/ 14 December 2022

ShotSpotter redeployed on Cape Flats, detects 224 shots in first two weeks

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The City of Cape Town has awarded a R30-million contract for three years to combat crime in ganglands.

The gunshot detection system, ShotSpotter, has returned to Hanover Park on the Cape Flats amid a recent surge in shootings between rival gangs over the past few weeks. 

It detected 68 gunfire incidents and 224 fired shots within two weeks.

The technology detects gunshots, locates where shooting has occurred and sends out an alert within seconds to law enforcers.

Hanover Park was at the top of the list to receive the device after the City of Cape Town procured the system in July. It was first introduced to the Cape Flats in July 2016 and operated until 2019. 

Following delays caused by “administrative processes” the system began operating at the start of December. 

“We are pleased to be re-deployed … and look forward to assisting the City of Cape Town and its metro police department in collaboration with SAPS [South African Police Service] in responding more effectively to gun violence in this and other vulnerable communities,” chief executive Ralph Clark said in a statement.

Police Minister Bheki Cele has previously said the technology has “both a proactive and reactive value and enhances policing in gang-infested hotspots”.

The Mail & Guardian contacted Cele’s office to determine whether there were plans for ShotSpotter to be implemented on a national level, but had not received a response at the time of writing.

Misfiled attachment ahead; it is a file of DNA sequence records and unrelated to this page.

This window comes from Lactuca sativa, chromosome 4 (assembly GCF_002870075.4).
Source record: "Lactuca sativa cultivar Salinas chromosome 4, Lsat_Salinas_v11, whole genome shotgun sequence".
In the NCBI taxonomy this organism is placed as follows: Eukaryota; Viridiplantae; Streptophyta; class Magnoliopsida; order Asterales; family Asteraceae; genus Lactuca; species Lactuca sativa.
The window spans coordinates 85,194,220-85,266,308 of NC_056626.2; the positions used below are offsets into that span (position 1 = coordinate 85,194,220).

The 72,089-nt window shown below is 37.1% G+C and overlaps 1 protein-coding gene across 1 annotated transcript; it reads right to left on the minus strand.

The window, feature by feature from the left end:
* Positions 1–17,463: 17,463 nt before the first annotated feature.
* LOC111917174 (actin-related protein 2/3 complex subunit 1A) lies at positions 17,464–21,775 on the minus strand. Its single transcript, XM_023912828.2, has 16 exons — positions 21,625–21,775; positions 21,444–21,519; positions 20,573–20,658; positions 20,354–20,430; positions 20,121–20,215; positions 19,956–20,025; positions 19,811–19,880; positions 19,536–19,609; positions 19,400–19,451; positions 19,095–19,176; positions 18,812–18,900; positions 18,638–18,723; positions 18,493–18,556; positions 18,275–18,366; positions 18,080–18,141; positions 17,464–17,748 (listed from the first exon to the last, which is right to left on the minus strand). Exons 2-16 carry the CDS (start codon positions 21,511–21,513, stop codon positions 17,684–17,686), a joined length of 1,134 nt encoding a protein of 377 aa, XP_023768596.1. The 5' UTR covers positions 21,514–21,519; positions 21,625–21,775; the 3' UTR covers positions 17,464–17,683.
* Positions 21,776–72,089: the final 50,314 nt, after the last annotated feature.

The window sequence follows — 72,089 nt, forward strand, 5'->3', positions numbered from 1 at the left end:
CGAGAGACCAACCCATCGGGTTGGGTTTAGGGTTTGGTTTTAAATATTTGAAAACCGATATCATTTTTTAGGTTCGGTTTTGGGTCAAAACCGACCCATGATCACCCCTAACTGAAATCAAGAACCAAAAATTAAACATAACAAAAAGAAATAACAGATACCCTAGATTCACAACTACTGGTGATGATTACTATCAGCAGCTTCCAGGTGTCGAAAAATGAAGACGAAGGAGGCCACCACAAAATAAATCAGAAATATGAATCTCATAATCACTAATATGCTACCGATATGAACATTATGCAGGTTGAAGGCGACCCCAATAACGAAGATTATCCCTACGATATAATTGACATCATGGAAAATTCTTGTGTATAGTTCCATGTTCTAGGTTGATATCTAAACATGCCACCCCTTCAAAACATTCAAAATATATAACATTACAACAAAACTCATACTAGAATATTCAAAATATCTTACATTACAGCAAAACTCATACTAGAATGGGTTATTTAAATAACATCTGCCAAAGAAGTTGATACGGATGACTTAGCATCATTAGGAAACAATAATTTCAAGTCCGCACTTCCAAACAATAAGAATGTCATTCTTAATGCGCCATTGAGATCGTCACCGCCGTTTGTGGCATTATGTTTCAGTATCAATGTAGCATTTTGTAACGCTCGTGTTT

Areas such as Manenberg, where gang-related shootings resulted in more than 10 deaths in the first two weeks of December, are earmarked for the rollout of ShotSpotter.

JP Smith, the City of Cape Town’s mayoral committee member for safety and security, previously told the M&G that the quick response to shooting incidents helped build trust between the city and residents. Because of a “consistent and reliable response” to gunshot incidents, the city still receives tip-offs from residents in areas where the detection system was previously used, he said.

The Hanover Park community policing forum (CPF) has said it opposes the project because of the large amount of money spent on it. The city procured the gunshot detection system at a cost of R10-million annually and the tender will run for three years. 

CPF spokesperson Kashiefa Mohammed said the multi-million project had never led to any convictions and murderers still roamed the streets.

“We don’t want ShotSpotter. We will refuse ShotSpotter,” said Mohammed. “ShotSpotter was never beneficial to our people. Invest in the unemployment and in the youth of this community. Our youth is turning into gangsters. That is our major problem in Hanover Park.” 

Cape Town mayor Geordin Hill-Lewis and Western Cape police commissioner Lieutenant-General Thembisile Patekile have welcomed the redeployment of the gunfire detection system.